That wouldn’t be a profitable discussion for Romney, Monson said. “He seems to be doing OK without having to answer those questions,” he added.

Not long before Romney spoke at Liberty, Obama used the language of Christianity to explain why he had decided to support same-sex marriage: “When we think about our faith,” he said, “the thing at root that we think about is not only Christ sacrificing himself on our behalf, but it’s also the Golden Rule, you know? Treat others the way you’d want to be treated.”

But Obama took a stand on same-sex marriage only after being effectively outed by Vice President Joe Biden, whose unexpected show of support for it put pressure on the president to follow suit.

Romney has hardly touched the issue, and neither candidate has been talking about abortion. When news broke recently about a conservative group preparing an independent ad campaign to batter Obama for his past associations with Wright, Romney instantly demanded that it be shelved.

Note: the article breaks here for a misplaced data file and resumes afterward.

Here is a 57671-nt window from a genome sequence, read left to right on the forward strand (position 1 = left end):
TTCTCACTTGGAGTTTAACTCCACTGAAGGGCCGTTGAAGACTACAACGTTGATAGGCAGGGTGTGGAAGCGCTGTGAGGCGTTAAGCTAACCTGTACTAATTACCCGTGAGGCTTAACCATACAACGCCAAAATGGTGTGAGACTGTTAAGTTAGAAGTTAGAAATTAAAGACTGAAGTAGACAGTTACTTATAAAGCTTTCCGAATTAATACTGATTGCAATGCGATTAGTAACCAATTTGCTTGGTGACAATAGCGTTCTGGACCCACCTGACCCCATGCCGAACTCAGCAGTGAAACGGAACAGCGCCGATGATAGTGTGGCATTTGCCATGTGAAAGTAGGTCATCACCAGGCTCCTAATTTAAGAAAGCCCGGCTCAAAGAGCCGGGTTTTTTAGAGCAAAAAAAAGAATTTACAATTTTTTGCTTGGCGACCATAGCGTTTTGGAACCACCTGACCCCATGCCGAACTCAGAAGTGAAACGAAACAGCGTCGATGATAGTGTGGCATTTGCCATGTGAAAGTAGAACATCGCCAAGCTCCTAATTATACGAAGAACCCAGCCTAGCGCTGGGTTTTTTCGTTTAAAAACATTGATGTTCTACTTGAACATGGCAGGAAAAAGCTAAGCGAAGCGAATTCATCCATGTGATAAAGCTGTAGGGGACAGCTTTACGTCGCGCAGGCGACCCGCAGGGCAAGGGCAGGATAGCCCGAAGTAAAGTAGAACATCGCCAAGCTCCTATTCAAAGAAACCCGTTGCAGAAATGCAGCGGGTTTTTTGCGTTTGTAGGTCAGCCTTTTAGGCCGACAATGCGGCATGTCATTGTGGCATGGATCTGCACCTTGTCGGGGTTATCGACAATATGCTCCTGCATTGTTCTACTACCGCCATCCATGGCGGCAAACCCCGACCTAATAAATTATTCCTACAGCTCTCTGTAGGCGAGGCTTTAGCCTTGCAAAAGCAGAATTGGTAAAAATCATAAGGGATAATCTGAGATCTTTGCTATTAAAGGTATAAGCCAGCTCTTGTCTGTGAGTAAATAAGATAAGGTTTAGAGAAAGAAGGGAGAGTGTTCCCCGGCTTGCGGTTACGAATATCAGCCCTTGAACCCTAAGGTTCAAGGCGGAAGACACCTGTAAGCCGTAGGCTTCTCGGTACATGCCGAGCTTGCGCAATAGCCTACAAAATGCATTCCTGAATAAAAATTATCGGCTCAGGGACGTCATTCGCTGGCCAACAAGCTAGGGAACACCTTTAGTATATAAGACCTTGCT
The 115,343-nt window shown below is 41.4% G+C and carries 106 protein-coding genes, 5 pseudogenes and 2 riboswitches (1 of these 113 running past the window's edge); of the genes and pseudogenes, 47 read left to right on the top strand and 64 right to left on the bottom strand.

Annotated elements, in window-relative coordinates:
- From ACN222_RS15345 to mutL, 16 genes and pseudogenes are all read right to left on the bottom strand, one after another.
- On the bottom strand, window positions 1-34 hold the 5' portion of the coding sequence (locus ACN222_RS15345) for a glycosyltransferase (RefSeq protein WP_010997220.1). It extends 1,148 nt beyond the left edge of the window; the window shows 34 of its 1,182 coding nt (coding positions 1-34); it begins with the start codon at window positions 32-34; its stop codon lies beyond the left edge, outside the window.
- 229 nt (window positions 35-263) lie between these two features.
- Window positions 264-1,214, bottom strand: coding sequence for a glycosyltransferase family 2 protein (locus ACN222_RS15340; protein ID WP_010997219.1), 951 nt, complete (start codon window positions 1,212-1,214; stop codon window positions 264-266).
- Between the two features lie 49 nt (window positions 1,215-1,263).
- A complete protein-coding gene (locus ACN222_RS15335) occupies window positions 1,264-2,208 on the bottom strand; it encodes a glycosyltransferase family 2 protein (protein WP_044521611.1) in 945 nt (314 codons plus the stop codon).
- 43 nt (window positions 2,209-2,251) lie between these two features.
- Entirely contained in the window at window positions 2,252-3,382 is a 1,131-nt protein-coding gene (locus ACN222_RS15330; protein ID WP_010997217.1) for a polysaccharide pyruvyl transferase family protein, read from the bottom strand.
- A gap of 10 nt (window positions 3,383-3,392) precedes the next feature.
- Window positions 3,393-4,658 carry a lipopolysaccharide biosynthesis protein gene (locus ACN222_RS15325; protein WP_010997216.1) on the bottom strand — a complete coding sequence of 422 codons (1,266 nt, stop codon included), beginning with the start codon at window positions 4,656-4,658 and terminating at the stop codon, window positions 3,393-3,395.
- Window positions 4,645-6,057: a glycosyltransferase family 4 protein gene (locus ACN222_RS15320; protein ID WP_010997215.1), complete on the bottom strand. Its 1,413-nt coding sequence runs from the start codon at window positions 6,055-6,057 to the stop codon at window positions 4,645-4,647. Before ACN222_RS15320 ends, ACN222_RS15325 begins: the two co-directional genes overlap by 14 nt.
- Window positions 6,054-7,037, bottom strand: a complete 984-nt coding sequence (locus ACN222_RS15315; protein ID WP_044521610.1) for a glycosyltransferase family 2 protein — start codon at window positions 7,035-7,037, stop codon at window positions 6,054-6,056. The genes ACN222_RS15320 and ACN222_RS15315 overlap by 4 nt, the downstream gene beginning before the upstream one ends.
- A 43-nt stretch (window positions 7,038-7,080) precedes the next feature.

Religion and religious social issues have not always been staples of American political debate.

When Romney’s father, George Romney, unsuccessfully sought the Republican nomination in 1968, his Mormon faith was scarcely mentioned – nor was the fact that his primary campaign opponent, Richard Nixon, was a Quaker. Romney would have been the first Mormon president, and Nixon did become the second Quaker (after Herbert Hoover), but voters didn’t seem to much care.

That may have been, at least in part, a result of John F. Kennedy’s election as the first Catholic president in 1960 and his speech to evangelical ministers promising to maintain a strict wall between church and state.

That speech “was so effective and so persuasive that it ushered in a period in American presidential politics of what I call the Kennedy paradigm of voter indifference to candidates’ faith,” said Randall Balmer, author of “God in the White House: How Faith Shapes the Presidency from John F. Kennedy to George W. Bush.”